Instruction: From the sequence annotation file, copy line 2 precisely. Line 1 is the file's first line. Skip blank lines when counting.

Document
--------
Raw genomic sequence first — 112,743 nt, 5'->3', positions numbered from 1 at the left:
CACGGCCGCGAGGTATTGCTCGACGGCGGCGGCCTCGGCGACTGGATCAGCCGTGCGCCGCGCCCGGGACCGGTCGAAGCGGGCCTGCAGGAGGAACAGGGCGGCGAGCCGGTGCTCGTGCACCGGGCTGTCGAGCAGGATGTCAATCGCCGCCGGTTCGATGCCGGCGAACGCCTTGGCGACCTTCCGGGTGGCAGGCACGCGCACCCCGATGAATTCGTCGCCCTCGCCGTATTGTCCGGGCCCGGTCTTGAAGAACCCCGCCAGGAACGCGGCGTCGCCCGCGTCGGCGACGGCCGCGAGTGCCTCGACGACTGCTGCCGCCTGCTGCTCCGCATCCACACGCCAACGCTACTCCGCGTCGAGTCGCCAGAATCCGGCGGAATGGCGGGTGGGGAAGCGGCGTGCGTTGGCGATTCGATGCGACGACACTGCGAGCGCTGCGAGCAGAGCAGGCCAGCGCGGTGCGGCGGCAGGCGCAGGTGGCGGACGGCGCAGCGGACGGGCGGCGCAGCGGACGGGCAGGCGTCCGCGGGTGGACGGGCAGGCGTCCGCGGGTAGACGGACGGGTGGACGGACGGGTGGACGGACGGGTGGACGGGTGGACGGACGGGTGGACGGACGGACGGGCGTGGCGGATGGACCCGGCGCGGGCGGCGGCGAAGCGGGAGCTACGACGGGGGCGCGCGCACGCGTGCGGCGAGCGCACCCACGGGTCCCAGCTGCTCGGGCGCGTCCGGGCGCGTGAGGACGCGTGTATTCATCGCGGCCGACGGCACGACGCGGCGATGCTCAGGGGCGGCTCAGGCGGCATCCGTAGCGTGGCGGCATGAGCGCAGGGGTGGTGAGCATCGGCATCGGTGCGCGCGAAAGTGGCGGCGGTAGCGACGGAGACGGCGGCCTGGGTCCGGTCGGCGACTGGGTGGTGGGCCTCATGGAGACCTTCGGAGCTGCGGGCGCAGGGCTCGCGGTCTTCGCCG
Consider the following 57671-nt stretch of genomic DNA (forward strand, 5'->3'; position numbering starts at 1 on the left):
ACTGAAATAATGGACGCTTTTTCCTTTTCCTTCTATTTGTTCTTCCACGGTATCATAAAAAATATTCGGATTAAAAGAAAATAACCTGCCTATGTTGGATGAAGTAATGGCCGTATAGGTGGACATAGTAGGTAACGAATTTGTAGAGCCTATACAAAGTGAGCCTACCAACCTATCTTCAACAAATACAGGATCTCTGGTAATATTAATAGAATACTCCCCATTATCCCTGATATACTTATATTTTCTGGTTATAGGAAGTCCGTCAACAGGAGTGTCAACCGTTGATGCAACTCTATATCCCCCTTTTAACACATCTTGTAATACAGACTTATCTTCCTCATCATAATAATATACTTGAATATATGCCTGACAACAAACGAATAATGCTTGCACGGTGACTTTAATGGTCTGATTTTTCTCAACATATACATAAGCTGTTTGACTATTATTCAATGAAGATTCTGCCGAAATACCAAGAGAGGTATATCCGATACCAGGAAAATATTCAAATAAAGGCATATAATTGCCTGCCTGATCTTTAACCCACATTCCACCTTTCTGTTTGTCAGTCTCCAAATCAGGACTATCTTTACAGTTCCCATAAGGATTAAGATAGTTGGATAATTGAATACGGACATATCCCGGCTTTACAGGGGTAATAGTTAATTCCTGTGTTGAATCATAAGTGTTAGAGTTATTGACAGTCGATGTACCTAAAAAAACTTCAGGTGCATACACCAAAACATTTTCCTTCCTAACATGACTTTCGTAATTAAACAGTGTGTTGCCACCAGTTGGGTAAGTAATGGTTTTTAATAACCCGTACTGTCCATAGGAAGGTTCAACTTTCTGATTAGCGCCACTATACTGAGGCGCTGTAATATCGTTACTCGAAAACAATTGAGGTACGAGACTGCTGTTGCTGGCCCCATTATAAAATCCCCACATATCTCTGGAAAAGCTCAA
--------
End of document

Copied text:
CACGGCCGCGAGGTATTGCTCGACGGCGGCGGCCTCGGCGACTGGATCAGCCGTGCGCCGCGCCCGGGACCGGTCGAAGCGGGCCTGCAGGAGGAACAGGGCGGCGAGCCGGTGCTCGTGCACCGGGCTGTCGAGCAGGATGTCAATCGCCGCCGGTTCGATGCCGGCGAACGCCTTGGCGACCTTCCGGGTGGCAGGCACGCGCACCCCGATGAATTCGTCGCCCTCGCCGTATTGTCCGGGCCCGGTCTTGAAGAACCCCGCCAGGAACGCGGCGTCGCCCGCGTCGGCGACGGCCGCGAGTGCCTCGACGACTGCTGCCGCCTGCTGCTCCGCATCCACACGCCAACGCTACTCCGCGTCGAGTCGCCAGAATCCGGCGGAATGGCGGGTGGGGAAGCGGCGTGCGTTGGCGATTCGATGCGACGACACTGCGAGCGCTGCGAGCAGAGCAGGCCAGCGCGGTGCGGCGGCAGGCGCAGGTGGCGGACGGCGCAGCGGACGGGCGGCGCAGCGGACGGGCAGGCGTCCGCGGGTGGACGGGCAGGCGTCCGCGGGTAGACGGACGGGTGGACGGACGGGTGGACGGACGGGTGGACGGGTGGACGGACGGGTGGACGGACGGACGGGCGTGGCGGATGGACCCGGCGCGGGCGGCGGCGAAGCGGGAGCTACGACGGGGGCGCGCGCACGCGTGCGGCGAGCGCACCCACGGGTCCCAGCTGCTCGGGCGCGTCCGGGCGCGTGAGGACGCGTGTATTCATCGCGGCCGACGGCACGACGCGGCGATGCTCAGGGGCGGCTCAGGCGGCATCCGTAGCGTGGCGGCATGAGCGCAGGGGTGGTGAGCATCGGCATCGGTGCGCGCGAAAGTGGCGGCGGTAGCGACGGAGACGGCGGCCTGGGTCCGGTCGGCGACTGGGTGGTGGGCCTCATGGAGACCTTCGGAGCTGCGGGCGCAGGGCTCGCGGTCTTCGCCG